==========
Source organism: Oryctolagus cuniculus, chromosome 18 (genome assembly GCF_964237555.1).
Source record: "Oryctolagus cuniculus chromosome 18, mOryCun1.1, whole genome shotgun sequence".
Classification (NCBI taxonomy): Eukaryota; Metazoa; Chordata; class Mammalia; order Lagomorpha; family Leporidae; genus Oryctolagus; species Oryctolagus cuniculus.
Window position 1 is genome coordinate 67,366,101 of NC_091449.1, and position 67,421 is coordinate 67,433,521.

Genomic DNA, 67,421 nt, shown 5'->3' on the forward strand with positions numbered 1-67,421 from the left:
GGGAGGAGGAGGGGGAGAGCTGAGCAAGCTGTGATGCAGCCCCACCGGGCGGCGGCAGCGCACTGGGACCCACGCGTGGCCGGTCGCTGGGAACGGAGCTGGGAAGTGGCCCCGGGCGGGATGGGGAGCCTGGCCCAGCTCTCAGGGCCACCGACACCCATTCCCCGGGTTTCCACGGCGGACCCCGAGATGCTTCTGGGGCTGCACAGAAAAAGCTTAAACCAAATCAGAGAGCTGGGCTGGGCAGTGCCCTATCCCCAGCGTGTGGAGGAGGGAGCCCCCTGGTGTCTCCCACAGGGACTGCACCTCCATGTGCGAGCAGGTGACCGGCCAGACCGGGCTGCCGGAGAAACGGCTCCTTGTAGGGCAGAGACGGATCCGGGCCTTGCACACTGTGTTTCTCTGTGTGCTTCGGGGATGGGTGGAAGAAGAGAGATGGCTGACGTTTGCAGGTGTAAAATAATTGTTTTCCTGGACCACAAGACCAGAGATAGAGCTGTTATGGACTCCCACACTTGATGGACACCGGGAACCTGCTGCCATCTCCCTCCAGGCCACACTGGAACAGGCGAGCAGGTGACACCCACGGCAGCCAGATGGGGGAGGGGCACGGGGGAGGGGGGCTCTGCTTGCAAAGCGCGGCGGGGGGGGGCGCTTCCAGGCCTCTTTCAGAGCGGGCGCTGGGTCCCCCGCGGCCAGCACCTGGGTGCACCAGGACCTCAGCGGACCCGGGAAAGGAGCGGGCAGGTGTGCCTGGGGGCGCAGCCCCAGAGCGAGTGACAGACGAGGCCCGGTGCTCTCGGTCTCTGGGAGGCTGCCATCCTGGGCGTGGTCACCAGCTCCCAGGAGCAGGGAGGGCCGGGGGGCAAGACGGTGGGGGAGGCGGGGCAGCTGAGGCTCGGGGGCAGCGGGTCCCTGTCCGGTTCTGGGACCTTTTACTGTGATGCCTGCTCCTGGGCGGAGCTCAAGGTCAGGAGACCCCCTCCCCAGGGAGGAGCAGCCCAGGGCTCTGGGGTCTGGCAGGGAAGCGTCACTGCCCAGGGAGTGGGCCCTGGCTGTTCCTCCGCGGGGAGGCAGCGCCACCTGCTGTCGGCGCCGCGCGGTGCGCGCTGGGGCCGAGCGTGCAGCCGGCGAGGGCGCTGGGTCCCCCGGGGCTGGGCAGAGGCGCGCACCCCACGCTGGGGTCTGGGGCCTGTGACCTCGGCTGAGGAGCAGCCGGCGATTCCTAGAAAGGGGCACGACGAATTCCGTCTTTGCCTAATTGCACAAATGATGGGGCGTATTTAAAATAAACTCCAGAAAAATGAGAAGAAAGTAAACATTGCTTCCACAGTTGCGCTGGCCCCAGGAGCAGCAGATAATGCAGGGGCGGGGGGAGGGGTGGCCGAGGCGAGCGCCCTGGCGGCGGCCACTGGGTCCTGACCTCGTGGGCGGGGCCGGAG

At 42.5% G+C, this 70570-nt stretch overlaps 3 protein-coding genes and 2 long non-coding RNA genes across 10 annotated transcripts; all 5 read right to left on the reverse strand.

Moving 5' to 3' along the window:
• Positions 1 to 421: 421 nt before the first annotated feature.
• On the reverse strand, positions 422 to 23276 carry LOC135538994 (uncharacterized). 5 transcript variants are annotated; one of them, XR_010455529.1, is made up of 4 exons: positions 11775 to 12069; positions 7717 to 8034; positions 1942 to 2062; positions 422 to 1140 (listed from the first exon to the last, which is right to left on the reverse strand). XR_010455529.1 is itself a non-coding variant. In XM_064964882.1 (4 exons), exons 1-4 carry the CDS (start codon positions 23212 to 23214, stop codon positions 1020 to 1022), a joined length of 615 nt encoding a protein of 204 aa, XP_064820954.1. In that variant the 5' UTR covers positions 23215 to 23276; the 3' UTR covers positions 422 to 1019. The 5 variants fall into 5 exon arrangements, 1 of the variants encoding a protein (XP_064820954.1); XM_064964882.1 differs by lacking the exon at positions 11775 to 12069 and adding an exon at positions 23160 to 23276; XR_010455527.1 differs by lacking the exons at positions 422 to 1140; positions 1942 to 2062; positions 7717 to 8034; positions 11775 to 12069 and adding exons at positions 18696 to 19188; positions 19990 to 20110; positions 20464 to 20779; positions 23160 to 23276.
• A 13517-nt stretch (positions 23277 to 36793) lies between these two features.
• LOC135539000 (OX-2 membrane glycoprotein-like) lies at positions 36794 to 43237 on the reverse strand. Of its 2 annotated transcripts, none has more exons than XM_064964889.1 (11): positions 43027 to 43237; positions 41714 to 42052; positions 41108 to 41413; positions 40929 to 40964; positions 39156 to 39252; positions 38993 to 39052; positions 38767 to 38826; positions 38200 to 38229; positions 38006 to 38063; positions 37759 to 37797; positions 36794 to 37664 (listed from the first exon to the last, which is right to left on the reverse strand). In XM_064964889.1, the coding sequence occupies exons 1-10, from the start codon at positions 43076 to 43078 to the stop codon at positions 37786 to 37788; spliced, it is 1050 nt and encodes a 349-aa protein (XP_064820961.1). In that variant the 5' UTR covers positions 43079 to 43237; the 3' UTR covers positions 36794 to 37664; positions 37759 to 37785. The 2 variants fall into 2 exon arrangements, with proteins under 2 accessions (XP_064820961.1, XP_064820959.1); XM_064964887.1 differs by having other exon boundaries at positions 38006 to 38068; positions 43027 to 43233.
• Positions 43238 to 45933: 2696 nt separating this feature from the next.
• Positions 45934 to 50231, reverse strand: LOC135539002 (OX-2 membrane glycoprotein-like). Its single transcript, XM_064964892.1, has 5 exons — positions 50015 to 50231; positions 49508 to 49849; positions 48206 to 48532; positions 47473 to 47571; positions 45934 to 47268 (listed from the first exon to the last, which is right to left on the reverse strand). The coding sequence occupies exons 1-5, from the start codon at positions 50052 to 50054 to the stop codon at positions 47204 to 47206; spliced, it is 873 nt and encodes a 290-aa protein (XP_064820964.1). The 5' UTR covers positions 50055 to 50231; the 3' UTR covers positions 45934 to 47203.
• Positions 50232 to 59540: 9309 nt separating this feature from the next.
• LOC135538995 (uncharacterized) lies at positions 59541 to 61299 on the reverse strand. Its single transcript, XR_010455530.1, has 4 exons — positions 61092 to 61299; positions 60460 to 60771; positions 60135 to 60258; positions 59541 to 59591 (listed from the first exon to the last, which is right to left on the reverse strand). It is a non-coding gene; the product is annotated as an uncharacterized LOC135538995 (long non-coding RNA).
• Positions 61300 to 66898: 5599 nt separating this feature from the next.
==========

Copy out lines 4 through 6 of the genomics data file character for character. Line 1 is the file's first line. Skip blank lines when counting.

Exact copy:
Window position 1 is genome coordinate 67,366,101 of NC_091449.1, and position 67,421 is coordinate 67,433,521.

Genomic DNA, 67,421 nt, shown 5'->3' on the forward strand with positions numbered 1-67,421 from the left:
GGGAGGAGGAGGGGGAGAGCTGAGCAAGCTGTGATGCAGCCCCACCGGGCGGCGGCAGCGCACTGGGACCCACGCGTGGCCGGTCGCTGGGAACGGAGCTGGGAAGTGGCCCCGGGCGGGATGGGGAGCCTGGCCCAGCTCTCAGGGCCACCGACACCCATTCCCCGGGTTTCCACGGCGGACCCCGAGATGCTTCTGGGGCTGCACAGAAAAAGCTTAAACCAAATCAGAGAGCTGGGCTGGGCAGTGCCCTATCCCCAGCGTGTGGAGGAGGGAGCCCCCTGGTGTCTCCCACAGGGACTGCACCTCCATGTGCGAGCAGGTGACCGGCCAGACCGGGCTGCCGGAGAAACGGCTCCTTGTAGGGCAGAGACGGATCCGGGCCTTGCACACTGTGTTTCTCTGTGTGCTTCGGGGATGGGTGGAAGAAGAGAGATGGCTGACGTTTGCAGGTGTAAAATAATTGTTTTCCTGGACCACAAGACCAGAGATAGAGCTGTTATGGACTCCCACACTTGATGGACACCGGGAACCTGCTGCCATCTCCCTCCAGGCCACACTGGAACAGGCGAGCAGGTGACACCCACGGCAGCCAGATGGGGGAGGGGCACGGGGGAGGGGGGCTCTGCTTGCAAAGCGCGGCGGGGGGGGGCGCTTCCAGGCCTCTTTCAGAGCGGGCGCTGGGTCCCCCGCGGCCAGCACCTGGGTGCACCAGGACCTCAGCGGACCCGGGAAAGGAGCGGGCAGGTGTGCCTGGGGGCGCAGCCCCAGAGCGAGTGACAGACGAGGCCCGGTGCTCTCGGTCTCTGGGAGGCTGCCATCCTGGGCGTGGTCACCAGCTCCCAGGAGCAGGGAGGGCCGGGGGGCAAGACGGTGGGGGAGGCGGGGCAGCTGAGGCTCGGGGGCAGCGGGTCCCTGTCCGGTTCTGGGACCTTTTACTGTGATGCCTGCTCCTGGGCGGAGCTCAAGGTCAGGAGACCCCCTCCCCAGGGAGGAGCAGCCCAGGGCTCTGGGGTCTGGCAGGGAAGCGTCACTGCCCAGGGAGTGGGCCCTGGCTGTTCCTCCGCGGGGAGGCAGCGCCACCTGCTGTCGGCGCCGCGCGGTGCGCGCTGGGGCCGAGCGTGCAGCCGGCGAGGGCGCTGGGTCCCCCGGGGCTGGGCAGAGGCGCGCACCCCACGCTGGGGTCTGGGGCCTGTGACCTCGGCTGAGGAGCAGCCGGCGATTCCTAGAAAGGGGCACGACGAATTCCGTCTTTGCCTAATTGCACAAATGATGGGGCGTATTTAAAATAAACTCCAGAAAAATGAGAAGAAAGTAAACATTGCTTCCACAGTTGCGCTGGCCCCAGGAGCAGCAGATAATGCAGGGGCGGGGGGAGGGGTGGCCGAGGCGAGCGCCCTGGCGGCGGCCACTGGGTCCTGACCTCGTGGGCGGGGCCGGAG